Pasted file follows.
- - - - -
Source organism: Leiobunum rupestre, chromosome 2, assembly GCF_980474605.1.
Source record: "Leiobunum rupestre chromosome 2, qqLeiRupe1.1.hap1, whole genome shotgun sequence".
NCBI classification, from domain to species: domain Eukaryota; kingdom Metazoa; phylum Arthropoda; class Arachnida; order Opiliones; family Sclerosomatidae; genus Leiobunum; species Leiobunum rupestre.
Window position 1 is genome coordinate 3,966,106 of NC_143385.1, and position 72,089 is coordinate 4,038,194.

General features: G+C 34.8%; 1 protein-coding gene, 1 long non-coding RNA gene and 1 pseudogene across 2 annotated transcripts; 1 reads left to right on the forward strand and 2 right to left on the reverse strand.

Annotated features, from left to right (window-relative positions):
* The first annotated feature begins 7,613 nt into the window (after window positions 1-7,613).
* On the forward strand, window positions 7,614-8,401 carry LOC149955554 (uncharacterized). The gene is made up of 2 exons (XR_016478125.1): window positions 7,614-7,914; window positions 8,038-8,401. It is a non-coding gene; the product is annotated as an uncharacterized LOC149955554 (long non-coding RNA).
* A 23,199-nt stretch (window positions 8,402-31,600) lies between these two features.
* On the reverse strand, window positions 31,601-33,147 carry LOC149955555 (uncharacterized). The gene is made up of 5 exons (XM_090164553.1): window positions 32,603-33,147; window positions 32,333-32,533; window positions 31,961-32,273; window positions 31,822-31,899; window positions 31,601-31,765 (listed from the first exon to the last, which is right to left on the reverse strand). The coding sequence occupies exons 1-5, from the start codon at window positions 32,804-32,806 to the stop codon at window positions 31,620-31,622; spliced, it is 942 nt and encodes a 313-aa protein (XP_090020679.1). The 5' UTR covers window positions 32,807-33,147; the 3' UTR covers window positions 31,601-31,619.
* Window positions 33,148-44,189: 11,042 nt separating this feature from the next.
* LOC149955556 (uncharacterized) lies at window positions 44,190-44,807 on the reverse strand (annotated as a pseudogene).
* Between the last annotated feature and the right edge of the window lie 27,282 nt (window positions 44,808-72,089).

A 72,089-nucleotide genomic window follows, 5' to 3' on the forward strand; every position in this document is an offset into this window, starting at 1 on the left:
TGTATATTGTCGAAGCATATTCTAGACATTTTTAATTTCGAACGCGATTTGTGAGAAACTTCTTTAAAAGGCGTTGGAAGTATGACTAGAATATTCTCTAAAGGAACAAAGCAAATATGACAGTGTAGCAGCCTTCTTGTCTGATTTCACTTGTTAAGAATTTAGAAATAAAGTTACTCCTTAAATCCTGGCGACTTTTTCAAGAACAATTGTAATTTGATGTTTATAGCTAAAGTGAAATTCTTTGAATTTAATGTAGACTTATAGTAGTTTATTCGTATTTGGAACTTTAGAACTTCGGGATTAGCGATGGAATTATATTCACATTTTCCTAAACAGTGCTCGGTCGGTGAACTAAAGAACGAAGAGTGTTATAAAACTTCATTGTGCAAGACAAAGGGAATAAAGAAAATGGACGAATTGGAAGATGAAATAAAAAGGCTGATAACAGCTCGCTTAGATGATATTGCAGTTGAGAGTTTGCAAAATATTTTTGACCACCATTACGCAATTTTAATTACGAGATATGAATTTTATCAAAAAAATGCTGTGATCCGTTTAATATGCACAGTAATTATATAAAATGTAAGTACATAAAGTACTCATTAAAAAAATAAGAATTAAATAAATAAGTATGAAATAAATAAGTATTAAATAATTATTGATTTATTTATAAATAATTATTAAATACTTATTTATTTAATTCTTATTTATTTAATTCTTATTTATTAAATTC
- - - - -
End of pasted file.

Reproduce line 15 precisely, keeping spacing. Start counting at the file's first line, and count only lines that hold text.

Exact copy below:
TGTATATTGTCGAAGCATATTCTAGACATTTTTAATTTCGAACGCGATTTGTGAGAAACTTCTTTAAAAGGCGTTGGAAGTATGACTAGAATATTCTCTAAAGGAACAAAGCAAATATGACAGTGTAGCAGCCTTCTTGTCTGATTTCACTTGTTAAGAATTTAGAAATAAAGTTACTCCTTAAATCCTGGCGACTTTTTCAAGAACAATTGTAATTTGATGTTTATAGCTAAAGTGAAATTCTTTGAATTTAATGTAGACTTATAGTAGTTTATTCGTATTTGGAACTTTAGAACTTCGGGATTAGCGATGGAATTATATTCACATTTTCCTAAACAGTGCTCGGTCGGTGAACTAAAGAACGAAGAGTGTTATAAAACTTCATTGTGCAAGACAAAGGGAATAAAGAAAATGGACGAATTGGAAGATGAAATAAAAAGGCTGATAACAGCTCGCTTAGATGATATTGCAGTTGAGAGTTTGCAAAATATTTTTGACCACCATTACGCAATTTTAATTACGAGATATGAATTTTATCAAAAAAATGCTGTGATCCGTTTAATATGCACAGTAATTATATAAAATGTAAGTACATAAAGTACTCATTAAAAAAATAAGAATTAAATAAATAAGTATGAAATAAATAAGTATTAAATAATTATTGATTTATTTATAAATAATTATTAAATACTTATTTATTTAATTCTTATTTATTTAATTCTTATTTATTAAATTC